digitalWrite(_wr, LOW);
    if (d & compareBit) { digitalWrite(_data, HIGH); } // 1
    else { digitalWrite(_data, LOW); } // 0
    compareBit = compareBit >> 1;
    digitalWrite(_wr, HIGH);
  pinMode(_data, INPUT);

At the beginning of the function I have made a new variable for the comparison if the DATA pin has to be set. These are some lines more code but in this case the bit shift is only executed once in the for-loop. I also set the compareBit variable in a clever way because the most data packages are 16bit in this case the variable is preset with 0x8000 which is nothing else than setting the MSB true. Otherwise we have a repetitive shift operation for the amount of bits that have to be sent.

After this modification the frequency of the clock has been increased to approx 41.5kHz and the duration for a complete screen refresh is now 6.9ms this is 83% of the time it took before the modification.

Yellow: Chip Select (CS)
Blue: Clock (WR)

Yellow: Chip Select (CS)
Blue: Clock (WR)

Answer for Question No 2

After the initial improvement of the clock speed to 41.5kHz it still felt to slow for me. So I have removed all the Arduino specific stuff from the corresponding functions and replaced it by native "avr gcc" code.

void writedata(uint16_t d, uint8_t bits)
  uint16_t compareBit = 0;
  // 0x8000 -> set MSB
  compareBit = bits == 16 ? 0x8000 : compareBit |= (1<<(bits-1));
  DDRB |= (1<<DATA);
  for (uint8_t i=bits; i > 0; i--)
    PORTB &= ~(1<<WR);
    if (d & compareBit) { PORTB |= (1<<DATA); } // 1
    else { PORTB &= ~(1<<DATA); } // 0
    compareBit = compareBit >> 1;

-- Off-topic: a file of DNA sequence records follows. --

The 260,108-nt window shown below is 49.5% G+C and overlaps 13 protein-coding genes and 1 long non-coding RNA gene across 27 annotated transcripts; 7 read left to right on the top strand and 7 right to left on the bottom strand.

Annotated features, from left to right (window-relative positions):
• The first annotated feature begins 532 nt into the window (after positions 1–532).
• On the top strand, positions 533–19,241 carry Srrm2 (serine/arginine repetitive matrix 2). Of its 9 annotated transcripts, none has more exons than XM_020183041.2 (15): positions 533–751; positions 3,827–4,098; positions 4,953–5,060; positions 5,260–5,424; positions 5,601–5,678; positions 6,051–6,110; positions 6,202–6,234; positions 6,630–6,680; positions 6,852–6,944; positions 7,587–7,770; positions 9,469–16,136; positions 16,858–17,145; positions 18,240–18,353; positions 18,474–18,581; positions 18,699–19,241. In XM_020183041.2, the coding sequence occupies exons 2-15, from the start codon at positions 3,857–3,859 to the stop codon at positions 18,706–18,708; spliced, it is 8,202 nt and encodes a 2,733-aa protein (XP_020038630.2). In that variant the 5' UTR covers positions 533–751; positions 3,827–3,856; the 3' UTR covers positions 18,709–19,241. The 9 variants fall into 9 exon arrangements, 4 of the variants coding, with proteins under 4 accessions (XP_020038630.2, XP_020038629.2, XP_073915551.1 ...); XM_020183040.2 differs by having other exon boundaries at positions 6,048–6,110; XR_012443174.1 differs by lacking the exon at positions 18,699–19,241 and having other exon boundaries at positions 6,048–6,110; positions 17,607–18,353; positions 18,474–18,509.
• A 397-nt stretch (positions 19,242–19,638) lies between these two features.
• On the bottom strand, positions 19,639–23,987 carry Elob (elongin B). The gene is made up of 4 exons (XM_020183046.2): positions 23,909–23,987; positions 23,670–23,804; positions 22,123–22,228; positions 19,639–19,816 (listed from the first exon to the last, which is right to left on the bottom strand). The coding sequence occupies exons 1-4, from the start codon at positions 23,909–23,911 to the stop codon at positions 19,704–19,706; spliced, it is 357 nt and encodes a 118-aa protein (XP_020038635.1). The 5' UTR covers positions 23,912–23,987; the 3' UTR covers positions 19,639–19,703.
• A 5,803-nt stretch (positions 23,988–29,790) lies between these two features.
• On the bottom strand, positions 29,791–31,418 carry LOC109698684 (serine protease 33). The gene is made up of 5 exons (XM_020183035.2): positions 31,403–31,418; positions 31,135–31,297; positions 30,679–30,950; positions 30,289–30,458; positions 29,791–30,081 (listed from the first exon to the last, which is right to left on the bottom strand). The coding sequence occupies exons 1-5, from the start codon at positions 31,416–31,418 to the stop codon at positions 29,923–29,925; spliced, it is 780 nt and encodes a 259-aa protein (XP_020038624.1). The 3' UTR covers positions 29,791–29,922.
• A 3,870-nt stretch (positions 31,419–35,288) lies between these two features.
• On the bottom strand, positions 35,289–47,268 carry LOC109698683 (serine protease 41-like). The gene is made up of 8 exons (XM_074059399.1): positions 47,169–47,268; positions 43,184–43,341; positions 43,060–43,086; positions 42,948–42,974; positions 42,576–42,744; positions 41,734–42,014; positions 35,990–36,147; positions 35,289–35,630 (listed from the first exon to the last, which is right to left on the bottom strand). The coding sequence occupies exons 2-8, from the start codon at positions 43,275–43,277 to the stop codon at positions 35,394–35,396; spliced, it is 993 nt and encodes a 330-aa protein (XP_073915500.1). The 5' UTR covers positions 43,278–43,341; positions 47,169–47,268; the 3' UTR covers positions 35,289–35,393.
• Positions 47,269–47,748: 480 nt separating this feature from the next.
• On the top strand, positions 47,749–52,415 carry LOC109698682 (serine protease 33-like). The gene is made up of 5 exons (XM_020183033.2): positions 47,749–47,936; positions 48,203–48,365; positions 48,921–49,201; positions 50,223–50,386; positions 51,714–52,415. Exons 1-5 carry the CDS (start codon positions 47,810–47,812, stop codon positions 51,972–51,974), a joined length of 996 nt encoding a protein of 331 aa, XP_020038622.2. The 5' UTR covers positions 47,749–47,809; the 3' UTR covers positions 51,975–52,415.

PORTB |= (1<<WR);
  DDRB &= ~(1<<DATA);

I was not aware that the speed improvement would be factor 10!

Yellow: Chip Select (CS)
Blue: Clock (WR)

Yellow: Chip Select (CS)
Blue: Clock (WR)

All three sketches can be downloaded from my GitHub repository.
Slow is the original code, medium is the code with the bugfix for the varying clock cycle and fast is the code for with all improvements.

Friday, December 20, 2013

The Idea, the Design, the Mistake

I know, it's been a long time since my last post. But I was busy with other stuff and also my laziness (a skill which I have trained close to perfection) has prevent me from doing a new post.

This time I want to write about the good, the bad and the ugly the idea, the design and the mistake.

The Idea

While using an Arduino MEGA 2560 with the Ethernet shield I've discovered that there are still a lot of unused and free pins available.

It covers the pins 14-53 and A8-A15 (A6,A7 are also free but difficult to reach with a additional board).

These pins include:
  • USART 1-3 (14-19)
  • I2C (20,21)
  • PWM (44-46)
  • SPI (50-53)
  • ATmega2560 external memory interface (22-37, 39-41)
  • +5V and GND
This brought me to the idea to make a small prototyping shield for these pins.

The Design

For aesthetic reasons I wanted to make a *duino shaped board so I've downloaded the Arduino Mega 2560 reference design form the Arduino homepage to get the exact measurements for the pins and the board outline. Based on that I was able to create a EAGLE library with some templates (board outlines and connectors) to create own shields for the Arduino Mega.

The Mistake

After a lot of checks of the EAGLE *.brd file and additional checks of each of the Gerber layers I've ordered the the PCB at OSH Park. 24 Days later I've found the boards in a nice purple envelope in my mailbox.

I quickly unpacked the PCBs, fired up my soldering station and searched for some pin headers in my assortment boxes. Just some seconds after I have found the pin headers I have discovered that they do not fit trough the holes of the vias - I experienced a strong feeling of disappointment/frustration :-(

A cigarette later I decided to investigate what went wrong. I have discovered that the drilling of all vias in my design of the board where only 0.8mm and a diameter of at least 1.0mm is necessary to put pin header trough the holes. I've decided to make the holes of the vias for the connectors to the Arduino 1.2mm and the rest of the holes of the prototyping area 1.1mm.
I also have updated all packages in my EAGLE Arduino library

But even if the pin headers do not fit to the board I was able to see that it would fit nicely. So I have ordered the updated revision of the board directly again at OSH Park. In 3-4 weeks I will see the final result.